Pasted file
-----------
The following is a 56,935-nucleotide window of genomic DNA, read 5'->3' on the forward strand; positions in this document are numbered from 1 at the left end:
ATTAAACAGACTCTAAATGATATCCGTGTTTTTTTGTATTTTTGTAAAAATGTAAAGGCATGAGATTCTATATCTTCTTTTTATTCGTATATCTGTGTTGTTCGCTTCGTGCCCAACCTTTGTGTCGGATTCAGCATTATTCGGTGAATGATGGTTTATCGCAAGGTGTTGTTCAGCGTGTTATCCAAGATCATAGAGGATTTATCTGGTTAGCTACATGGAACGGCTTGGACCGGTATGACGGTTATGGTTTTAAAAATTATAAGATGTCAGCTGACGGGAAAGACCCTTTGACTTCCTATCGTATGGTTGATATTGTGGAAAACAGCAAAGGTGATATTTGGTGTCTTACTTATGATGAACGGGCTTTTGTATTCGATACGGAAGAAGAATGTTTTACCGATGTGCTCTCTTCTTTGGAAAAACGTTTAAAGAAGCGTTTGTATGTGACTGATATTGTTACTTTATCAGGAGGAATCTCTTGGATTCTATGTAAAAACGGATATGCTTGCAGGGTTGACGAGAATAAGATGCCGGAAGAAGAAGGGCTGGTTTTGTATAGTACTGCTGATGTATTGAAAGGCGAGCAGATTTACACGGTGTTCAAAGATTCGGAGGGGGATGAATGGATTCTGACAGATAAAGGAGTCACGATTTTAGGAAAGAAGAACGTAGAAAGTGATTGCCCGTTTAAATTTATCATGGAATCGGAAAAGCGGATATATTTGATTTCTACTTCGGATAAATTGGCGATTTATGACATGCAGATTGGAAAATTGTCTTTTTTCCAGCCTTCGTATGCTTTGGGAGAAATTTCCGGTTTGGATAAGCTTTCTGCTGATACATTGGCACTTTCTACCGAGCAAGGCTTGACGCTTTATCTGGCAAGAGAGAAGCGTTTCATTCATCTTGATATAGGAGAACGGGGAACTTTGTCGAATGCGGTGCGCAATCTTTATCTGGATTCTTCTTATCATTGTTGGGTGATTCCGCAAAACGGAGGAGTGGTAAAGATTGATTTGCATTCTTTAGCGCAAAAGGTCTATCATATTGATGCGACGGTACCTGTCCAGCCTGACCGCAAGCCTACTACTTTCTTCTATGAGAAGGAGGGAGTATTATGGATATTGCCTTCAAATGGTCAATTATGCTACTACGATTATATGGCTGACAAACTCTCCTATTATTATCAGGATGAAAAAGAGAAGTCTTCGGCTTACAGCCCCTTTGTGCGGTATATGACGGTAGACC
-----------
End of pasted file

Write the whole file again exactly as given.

The following is a 56,935-nucleotide window of genomic DNA, read 5'->3' on the forward strand; positions in this document are numbered from 1 at the left end:
ATTAAACAGACTCTAAATGATATCCGTGTTTTTTTGTATTTTTGTAAAAATGTAAAGGCATGAGATTCTATATCTTCTTTTTATTCGTATATCTGTGTTGTTCGCTTCGTGCCCAACCTTTGTGTCGGATTCAGCATTATTCGGTGAATGATGGTTTATCGCAAGGTGTTGTTCAGCGTGTTATCCAAGATCATAGAGGATTTATCTGGTTAGCTACATGGAACGGCTTGGACCGGTATGACGGTTATGGTTTTAAAAATTATAAGATGTCAGCTGACGGGAAAGACCCTTTGACTTCCTATCGTATGGTTGATATTGTGGAAAACAGCAAAGGTGATATTTGGTGTCTTACTTATGATGAACGGGCTTTTGTATTCGATACGGAAGAAGAATGTTTTACCGATGTGCTCTCTTCTTTGGAAAAACGTTTAAAGAAGCGTTTGTATGTGACTGATATTGTTACTTTATCAGGAGGAATCTCTTGGATTCTATGTAAAAACGGATATGCTTGCAGGGTTGACGAGAATAAGATGCCGGAAGAAGAAGGGCTGGTTTTGTATAGTACTGCTGATGTATTGAAAGGCGAGCAGATTTACACGGTGTTCAAAGATTCGGAGGGGGATGAATGGATTCTGACAGATAAAGGAGTCACGATTTTAGGAAAGAAGAACGTAGAAAGTGATTGCCCGTTTAAATTTATCATGGAATCGGAAAAGCGGATATATTTGATTTCTACTTCGGATAAATTGGCGATTTATGACATGCAGATTGGAAAATTGTCTTTTTTCCAGCCTTCGTATGCTTTGGGAGAAATTTCCGGTTTGGATAAGCTTTCTGCTGATACATTGGCACTTTCTACCGAGCAAGGCTTGACGCTTTATCTGGCAAGAGAGAAGCGTTTCATTCATCTTGATATAGGAGAACGGGGAACTTTGTCGAATGCGGTGCGCAATCTTTATCTGGATTCTTCTTATCATTGTTGGGTGATTCCGCAAAACGGAGGAGTGGTAAAGATTGATTTGCATTCTTTAGCGCAAAAGGTCTATCATATTGATGCGACGGTACCTGTCCAGCCTGACCGCAAGCCTACTACTTTCTTCTATGAGAAGGAGGGAGTATTATGGATATTGCCTTCAAATGGTCAATTATGCTACTACGATTATATGGCTGACAAACTCTCCTATTATTATCAGGATGAAAAAGAGAAGTCTTCGGCTTACAGCCCCTTTGTGCGGTATATGACGGTAGACC